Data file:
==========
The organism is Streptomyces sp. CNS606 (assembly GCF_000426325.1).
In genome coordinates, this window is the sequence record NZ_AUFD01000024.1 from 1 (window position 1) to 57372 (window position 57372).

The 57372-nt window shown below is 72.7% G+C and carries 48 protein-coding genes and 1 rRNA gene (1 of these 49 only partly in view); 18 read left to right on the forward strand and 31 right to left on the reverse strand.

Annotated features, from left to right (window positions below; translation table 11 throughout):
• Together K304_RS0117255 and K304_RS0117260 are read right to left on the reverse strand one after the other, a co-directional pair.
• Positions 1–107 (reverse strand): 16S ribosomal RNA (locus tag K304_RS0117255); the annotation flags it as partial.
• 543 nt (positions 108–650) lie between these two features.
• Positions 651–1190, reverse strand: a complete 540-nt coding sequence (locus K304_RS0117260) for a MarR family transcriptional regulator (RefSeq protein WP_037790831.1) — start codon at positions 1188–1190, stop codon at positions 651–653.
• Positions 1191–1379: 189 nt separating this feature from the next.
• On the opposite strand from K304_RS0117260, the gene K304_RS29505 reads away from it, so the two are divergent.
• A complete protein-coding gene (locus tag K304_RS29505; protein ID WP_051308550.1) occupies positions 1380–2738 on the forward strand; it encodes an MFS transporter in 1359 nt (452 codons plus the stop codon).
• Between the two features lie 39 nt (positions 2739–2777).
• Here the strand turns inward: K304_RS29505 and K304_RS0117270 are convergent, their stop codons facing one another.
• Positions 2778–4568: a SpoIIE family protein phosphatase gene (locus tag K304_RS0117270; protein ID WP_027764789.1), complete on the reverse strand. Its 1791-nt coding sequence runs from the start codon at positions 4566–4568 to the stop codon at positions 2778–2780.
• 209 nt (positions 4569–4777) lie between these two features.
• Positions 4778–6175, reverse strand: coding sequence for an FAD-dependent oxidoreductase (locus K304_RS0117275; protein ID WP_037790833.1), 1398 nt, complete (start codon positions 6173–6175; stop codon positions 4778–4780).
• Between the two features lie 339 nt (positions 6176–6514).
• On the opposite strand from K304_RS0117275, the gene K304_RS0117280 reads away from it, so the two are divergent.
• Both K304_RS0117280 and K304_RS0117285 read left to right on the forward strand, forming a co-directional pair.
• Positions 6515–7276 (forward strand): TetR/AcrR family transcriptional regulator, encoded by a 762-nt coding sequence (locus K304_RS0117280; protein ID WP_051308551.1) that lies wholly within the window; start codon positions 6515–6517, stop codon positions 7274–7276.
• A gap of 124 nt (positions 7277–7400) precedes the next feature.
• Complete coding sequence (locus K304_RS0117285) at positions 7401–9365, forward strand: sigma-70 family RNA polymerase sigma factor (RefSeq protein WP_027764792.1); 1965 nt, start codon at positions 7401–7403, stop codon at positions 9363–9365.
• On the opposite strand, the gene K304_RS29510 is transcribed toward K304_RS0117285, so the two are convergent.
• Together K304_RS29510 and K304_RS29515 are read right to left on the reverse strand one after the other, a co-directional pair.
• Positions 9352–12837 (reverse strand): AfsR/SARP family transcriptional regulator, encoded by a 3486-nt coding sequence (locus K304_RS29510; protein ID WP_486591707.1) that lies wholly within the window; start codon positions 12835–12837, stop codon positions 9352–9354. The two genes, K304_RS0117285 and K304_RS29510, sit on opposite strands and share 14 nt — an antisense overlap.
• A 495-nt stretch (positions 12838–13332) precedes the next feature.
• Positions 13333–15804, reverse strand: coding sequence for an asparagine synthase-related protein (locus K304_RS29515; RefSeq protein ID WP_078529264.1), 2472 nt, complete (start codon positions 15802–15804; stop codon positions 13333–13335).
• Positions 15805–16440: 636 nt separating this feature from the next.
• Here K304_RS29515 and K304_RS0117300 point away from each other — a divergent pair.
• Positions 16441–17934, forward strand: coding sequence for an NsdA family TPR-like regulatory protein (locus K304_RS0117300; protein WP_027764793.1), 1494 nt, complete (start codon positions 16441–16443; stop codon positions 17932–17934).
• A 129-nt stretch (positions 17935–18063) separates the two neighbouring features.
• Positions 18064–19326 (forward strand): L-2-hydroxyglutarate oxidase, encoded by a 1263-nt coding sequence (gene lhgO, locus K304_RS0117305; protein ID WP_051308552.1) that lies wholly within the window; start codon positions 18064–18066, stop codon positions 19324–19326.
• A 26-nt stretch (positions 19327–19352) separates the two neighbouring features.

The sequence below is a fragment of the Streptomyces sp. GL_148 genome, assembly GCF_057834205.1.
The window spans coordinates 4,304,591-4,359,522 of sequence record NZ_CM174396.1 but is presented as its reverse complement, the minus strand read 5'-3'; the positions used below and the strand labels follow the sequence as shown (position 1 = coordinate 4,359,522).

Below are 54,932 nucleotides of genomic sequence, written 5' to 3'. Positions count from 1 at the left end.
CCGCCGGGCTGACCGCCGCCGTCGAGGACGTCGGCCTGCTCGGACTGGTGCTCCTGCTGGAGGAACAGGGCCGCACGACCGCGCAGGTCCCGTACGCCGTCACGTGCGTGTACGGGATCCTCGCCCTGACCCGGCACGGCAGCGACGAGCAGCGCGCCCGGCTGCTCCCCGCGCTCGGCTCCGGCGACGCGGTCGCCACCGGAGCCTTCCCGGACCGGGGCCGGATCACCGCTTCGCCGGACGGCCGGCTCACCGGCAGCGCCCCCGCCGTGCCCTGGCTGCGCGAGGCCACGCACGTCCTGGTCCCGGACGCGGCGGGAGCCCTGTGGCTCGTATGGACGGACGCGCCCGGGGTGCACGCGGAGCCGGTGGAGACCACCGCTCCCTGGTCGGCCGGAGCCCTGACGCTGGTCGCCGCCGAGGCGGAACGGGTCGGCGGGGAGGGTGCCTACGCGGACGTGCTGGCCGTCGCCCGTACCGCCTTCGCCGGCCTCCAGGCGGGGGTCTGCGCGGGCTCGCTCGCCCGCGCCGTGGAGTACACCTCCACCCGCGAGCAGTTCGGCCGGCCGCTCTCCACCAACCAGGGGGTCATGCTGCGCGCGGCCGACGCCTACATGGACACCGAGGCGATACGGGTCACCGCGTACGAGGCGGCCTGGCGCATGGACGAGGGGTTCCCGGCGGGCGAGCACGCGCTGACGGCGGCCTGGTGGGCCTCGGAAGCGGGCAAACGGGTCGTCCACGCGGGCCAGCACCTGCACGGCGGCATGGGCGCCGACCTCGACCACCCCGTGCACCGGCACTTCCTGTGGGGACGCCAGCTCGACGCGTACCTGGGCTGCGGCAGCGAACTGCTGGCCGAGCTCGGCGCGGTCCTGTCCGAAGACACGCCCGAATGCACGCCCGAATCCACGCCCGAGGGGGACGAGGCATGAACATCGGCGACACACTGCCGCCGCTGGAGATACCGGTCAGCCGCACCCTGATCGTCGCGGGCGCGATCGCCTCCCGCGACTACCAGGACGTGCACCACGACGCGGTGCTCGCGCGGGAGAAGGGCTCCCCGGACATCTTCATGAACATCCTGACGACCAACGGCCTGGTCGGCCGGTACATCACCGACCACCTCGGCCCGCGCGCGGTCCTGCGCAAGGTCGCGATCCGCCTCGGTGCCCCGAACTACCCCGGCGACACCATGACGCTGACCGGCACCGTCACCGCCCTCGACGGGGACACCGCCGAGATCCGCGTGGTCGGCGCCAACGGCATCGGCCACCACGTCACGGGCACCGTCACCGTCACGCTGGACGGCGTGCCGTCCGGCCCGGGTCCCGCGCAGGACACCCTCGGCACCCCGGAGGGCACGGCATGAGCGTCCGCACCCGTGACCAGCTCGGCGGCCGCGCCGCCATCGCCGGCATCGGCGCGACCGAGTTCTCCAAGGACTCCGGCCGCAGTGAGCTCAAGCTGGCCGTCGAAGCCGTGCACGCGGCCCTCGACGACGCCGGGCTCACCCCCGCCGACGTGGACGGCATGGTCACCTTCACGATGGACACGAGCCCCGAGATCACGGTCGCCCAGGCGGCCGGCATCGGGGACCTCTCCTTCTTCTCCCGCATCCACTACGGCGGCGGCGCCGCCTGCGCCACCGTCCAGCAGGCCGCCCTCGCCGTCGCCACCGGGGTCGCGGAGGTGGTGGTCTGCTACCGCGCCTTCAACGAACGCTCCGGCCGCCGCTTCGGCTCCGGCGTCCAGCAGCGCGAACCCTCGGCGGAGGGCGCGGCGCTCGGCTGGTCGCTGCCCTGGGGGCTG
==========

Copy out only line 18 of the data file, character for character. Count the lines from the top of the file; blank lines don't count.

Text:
• On the opposite strand from K304_RS0117275, the gene K304_RS0117280 reads away from it, so the two are divergent.